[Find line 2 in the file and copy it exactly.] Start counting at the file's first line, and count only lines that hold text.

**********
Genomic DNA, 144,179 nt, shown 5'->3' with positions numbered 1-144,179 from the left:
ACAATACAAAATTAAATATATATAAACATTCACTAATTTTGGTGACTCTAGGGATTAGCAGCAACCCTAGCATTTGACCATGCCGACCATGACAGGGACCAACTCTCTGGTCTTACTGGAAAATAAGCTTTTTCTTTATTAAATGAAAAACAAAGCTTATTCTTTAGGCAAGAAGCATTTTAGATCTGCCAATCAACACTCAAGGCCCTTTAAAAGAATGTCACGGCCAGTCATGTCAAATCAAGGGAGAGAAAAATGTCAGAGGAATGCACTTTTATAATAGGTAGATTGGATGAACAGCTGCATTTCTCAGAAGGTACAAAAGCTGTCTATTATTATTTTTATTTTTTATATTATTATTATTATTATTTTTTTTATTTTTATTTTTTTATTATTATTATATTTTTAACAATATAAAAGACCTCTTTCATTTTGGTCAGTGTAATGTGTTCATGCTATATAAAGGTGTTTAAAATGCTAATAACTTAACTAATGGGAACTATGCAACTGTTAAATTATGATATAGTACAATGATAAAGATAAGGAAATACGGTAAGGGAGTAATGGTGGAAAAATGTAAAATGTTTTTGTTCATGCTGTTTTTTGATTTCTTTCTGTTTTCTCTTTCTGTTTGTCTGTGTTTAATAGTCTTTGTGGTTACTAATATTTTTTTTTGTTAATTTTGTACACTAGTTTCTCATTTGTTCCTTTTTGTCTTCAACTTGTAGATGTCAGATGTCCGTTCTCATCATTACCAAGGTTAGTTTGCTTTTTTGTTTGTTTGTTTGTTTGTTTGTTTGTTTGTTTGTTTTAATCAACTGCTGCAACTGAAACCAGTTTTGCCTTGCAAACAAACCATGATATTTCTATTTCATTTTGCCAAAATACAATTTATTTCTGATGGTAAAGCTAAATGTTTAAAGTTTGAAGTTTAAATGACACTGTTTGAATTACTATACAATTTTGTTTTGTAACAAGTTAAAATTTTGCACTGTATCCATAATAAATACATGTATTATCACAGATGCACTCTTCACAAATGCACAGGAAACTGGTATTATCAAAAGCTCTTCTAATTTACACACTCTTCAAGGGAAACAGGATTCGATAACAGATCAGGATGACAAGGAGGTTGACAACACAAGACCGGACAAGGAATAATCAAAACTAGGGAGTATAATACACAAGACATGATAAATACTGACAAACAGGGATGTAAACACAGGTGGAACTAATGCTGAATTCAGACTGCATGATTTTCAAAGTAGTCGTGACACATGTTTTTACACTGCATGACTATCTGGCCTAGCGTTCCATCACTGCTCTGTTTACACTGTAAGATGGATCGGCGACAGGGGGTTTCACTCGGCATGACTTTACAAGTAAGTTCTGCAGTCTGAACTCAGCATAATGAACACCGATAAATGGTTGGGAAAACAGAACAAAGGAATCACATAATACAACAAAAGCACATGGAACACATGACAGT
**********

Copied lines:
ACAATACAAAATTAAATATATATAAACATTCACTAATTTTGGTGACTCTAGGGATTAGCAGCAACCCTAGCATTTGACCATGCCGACCATGACAGGGACCAACTCTCTGGTCTTACTGGAAAATAAGCTTTTTCTTTATTAAATGAAAAACAAAGCTTATTCTTTAGGCAAGAAGCATTTTAGATCTGCCAATCAACACTCAAGGCCCTTTAAAAGAATGTCACGGCCAGTCATGTCAAATCAAGGGAGAGAAAAATGTCAGAGGAATGCACTTTTATAATAGGTAGATTGGATGAACAGCTGCATTTCTCAGAAGGTACAAAAGCTGTCTATTATTATTTTTATTTTTTATATTATTATTATTATTATTTTTTTTATTTTTATTTTTTTATTATTATTATATTTTTAACAATATAAAAGACCTCTTTCATTTTGGTCAGTGTAATGTGTTCATGCTATATAAAGGTGTTTAAAATGCTAATAACTTAACTAATGGGAACTATGCAACTGTTAAATTATGATATAGTACAATGATAAAGATAAGGAAATACGGTAAGGGAGTAATGGTGGAAAAATGTAAAATGTTTTTGTTCATGCTGTTTTTTGATTTCTTTCTGTTTTCTCTTTCTGTTTGTCTGTGTTTAATAGTCTTTGTGGTTACTAATATTTTTTTTTGTTAATTTTGTACACTAGTTTCTCATTTGTTCCTTTTTGTCTTCAACTTGTAGATGTCAGATGTCCGTTCTCATCATTACCAAGGTTAGTTTGCTTTTTTGTTTGTTTGTTTGTTTGTTTGTTTGTTTGTTTGTTTTAATCAACTGCTGCAACTGAAACCAGTTTTGCCTTGCAAACAAACCATGATATTTCTATTTCATTTTGCCAAAATACAATTTATTTCTGATGGTAAAGCTAAATGTTTAAAGTTTGAAGTTTAAATGACACTGTTTGAATTACTATACAATTTTGTTTTGTAACAAGTTAAAATTTTGCACTGTATCCATAATAAATACATGTATTATCACAGATGCACTCTTCACAAATGCACAGGAAACTGGTATTATCAAAAGCTCTTCTAATTTACACACTCTTCAAGGGAAACAGGATTCGATAACAGATCAGGATGACAAGGAGGTTGACAACACAAGACCGGACAAGGAATAATCAAAACTAGGGAGTATAATACACAAGACATGATAAATACTGACAAACAGGGATGTAAACACAGGTGGAACTAATGCTGAATTCAGACTGCATGATTTTCAAAGTAGTCGTGACACATGTTTTTACACTGCATGACTATCTGGCCTAGCGTTCCATCACTGCTCTGTTTACACTGTAAGATGGATCGGCGACAGGGGGTTTCACTCGGCATGACTTTACAAGTAAGTTCTGCAGTCTGAACTCAGCATAATGAACACCGATAAATGGTTGGGAAAACAGAACAAAGGAATCACATAATACAACAAAAGCACATGGAACACATGACAGT